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Scene on the Kentucky River

Beck, George
Place Made:
Lexington Kentucky United States of America
Date Made:
oil on paper
Framed: 20 15/16 x 26 7/8 x 1 15/16in.
Accession Number:
English-born George Beck was the first painter to work exclusively as a landscapist in America and, also, one of the earliest to cross the Allegheny Mountains. His westward move was undertaken not merely as an itinerant painter but as a permanent settler. Beck immigrated to America in 1795, landed at Norfolk, Virginia, and moved to Philadelphia in 1798. In the spring of 1804, he made an extended painting trip along the western frontier, his stops including Lexington, Kentucky, where he settled permanently by 1807.

This particular view of the Kentucky River emphasizes the area’s wilderness, a theme considered eminently picturesque in the English landscape tradition. The ferry crossing in the middle left ground and two structures, barely visible on the far left bank, are the only signs of human intervention. The forcefully rushing water and unusual orange color of the sky add to the awesome aspects of Nature so compellingly captured by the artist.

RELATED OBJECTS: MESDA has several objects that were owned by the Dallam family in addition to this painting. A fancy painted side chair (Acc. 5691.2) from Winton is on loan to MESDA, as are profiles of the Dallams executed by the artist Samuel H. Dearborn (Acc. 5449.1).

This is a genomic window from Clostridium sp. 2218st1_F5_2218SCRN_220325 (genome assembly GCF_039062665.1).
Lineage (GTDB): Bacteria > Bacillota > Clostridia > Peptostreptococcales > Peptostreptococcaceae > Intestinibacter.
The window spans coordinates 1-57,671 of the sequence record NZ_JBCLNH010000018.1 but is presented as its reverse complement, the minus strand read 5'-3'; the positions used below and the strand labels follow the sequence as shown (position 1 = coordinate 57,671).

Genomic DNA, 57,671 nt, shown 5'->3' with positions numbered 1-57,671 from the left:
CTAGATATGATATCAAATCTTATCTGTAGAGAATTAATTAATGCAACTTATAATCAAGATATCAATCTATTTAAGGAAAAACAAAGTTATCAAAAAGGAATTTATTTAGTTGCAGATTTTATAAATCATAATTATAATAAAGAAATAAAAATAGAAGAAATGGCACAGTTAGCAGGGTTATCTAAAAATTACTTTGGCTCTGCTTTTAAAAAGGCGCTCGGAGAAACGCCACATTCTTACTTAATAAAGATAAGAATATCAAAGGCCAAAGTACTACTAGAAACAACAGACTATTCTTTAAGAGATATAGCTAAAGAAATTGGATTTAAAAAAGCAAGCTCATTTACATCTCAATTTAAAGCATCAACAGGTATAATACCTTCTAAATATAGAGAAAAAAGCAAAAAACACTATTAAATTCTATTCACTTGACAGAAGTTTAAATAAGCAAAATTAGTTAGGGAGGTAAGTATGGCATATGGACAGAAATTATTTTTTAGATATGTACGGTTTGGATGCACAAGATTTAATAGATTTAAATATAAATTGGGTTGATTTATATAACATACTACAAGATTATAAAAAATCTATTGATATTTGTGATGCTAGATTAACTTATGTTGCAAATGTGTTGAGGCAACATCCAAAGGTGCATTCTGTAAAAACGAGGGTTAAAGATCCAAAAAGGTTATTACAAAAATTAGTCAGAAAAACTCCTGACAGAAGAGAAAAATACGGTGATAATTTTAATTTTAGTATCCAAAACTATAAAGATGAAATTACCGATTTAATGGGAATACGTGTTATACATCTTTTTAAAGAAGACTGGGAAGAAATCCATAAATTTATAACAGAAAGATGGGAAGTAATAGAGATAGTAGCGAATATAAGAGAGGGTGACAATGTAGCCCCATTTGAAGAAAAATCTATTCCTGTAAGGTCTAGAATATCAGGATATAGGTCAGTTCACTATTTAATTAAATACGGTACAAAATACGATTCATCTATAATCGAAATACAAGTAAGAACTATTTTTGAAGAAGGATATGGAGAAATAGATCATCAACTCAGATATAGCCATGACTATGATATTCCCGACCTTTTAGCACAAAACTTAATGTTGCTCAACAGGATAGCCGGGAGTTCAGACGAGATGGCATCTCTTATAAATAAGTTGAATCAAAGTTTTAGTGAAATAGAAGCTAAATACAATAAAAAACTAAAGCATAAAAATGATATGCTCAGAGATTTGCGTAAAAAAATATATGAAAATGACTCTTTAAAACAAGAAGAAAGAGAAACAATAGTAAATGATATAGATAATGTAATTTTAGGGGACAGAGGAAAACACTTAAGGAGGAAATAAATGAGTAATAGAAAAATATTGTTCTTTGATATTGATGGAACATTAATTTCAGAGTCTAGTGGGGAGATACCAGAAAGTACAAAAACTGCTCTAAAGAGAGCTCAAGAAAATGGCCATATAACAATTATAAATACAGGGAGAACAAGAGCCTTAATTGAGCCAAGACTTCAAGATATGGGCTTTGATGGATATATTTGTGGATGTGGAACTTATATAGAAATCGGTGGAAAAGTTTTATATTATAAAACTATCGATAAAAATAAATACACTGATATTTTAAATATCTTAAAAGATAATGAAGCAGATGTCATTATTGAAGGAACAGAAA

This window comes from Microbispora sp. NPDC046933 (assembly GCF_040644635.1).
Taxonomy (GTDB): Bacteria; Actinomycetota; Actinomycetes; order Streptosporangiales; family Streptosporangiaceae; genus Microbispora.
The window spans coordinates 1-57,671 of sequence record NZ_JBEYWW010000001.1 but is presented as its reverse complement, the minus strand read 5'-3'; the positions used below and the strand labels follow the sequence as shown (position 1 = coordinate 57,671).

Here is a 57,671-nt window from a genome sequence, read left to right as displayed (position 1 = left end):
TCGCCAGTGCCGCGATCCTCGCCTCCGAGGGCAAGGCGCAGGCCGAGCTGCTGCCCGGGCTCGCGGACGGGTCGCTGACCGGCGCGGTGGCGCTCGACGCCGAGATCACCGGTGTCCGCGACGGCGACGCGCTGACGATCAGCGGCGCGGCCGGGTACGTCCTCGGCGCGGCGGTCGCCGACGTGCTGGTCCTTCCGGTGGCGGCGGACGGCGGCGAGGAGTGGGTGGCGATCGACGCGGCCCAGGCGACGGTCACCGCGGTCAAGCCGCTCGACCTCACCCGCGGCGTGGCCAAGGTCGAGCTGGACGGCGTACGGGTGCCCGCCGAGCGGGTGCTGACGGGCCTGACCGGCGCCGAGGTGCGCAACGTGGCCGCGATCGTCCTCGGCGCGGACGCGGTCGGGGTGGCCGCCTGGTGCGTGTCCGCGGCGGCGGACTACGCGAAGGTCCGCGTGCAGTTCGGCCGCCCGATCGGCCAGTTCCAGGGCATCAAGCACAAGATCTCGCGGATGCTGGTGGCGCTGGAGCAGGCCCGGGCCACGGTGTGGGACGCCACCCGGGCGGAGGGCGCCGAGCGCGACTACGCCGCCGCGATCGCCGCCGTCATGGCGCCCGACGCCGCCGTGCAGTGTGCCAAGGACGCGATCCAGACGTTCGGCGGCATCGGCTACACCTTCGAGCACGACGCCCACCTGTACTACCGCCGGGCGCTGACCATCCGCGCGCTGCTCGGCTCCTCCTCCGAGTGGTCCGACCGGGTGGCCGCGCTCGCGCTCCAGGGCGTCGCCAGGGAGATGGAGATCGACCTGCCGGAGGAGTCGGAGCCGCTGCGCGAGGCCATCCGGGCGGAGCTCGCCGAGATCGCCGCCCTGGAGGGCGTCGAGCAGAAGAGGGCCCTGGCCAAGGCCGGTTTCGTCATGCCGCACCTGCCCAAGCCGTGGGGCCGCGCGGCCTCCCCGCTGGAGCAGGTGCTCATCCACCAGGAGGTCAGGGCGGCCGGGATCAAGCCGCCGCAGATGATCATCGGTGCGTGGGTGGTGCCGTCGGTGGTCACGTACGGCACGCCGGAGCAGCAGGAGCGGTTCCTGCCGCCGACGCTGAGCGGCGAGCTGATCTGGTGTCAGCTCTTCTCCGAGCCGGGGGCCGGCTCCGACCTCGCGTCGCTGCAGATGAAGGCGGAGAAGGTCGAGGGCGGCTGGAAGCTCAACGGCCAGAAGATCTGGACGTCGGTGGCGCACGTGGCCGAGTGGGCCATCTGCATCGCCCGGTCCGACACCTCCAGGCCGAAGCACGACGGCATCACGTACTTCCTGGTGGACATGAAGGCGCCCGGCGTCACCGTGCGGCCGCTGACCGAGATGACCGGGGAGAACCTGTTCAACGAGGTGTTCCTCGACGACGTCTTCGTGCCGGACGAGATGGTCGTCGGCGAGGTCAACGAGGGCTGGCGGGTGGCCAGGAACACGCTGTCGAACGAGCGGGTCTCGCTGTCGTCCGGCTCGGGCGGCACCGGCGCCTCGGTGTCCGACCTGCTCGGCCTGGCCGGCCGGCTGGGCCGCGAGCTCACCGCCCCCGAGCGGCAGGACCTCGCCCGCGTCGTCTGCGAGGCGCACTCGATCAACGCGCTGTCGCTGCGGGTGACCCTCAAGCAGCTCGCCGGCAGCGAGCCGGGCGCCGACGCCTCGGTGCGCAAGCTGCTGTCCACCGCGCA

DESCRIPTION: A landscape depicting a bend in a boulder- and tree-strewn river, the (viewer’s) right half of the composition filled by a rocky outcropping with trees and other vegetation atop it and, some, leaning over the water below. A ferry is visible mid-river in the (viewer’s) left side of the composition, with two architectural structures apparent on the far left shore. The sky is notable for its orange coloration. Emphasis is on the wildness of the natural setting.

FRAME: The 2 1/4-inch cyma recta gilded frame may be original, although it is slightly oversized. Egg and dart ornament borders the sight edge, while beading appears inside the quarter-round outer edge.

Daniel Ackermann, “Research Note: ‘…that ingenious artist Mr. Beck’–George Beck’s American Wilderness,” The Journal of Early Southern Decorative Arts, vol. 35, 2014.

This scene and another by Beck showing Boone’s Knoll (CWF acc. no. 1968-502) were owned by Major William S. Dallam (d. 1845) and his wife, Letitia Meredith Dallam (1790-1868). They hung at Winton, the couple’s home in Lexington, Kentucky, and may have previously hung at Pope’s Villa in Lexington during the Dallam’s occupancy there.
Credit Line:
The Colonial Williamsburg Foundation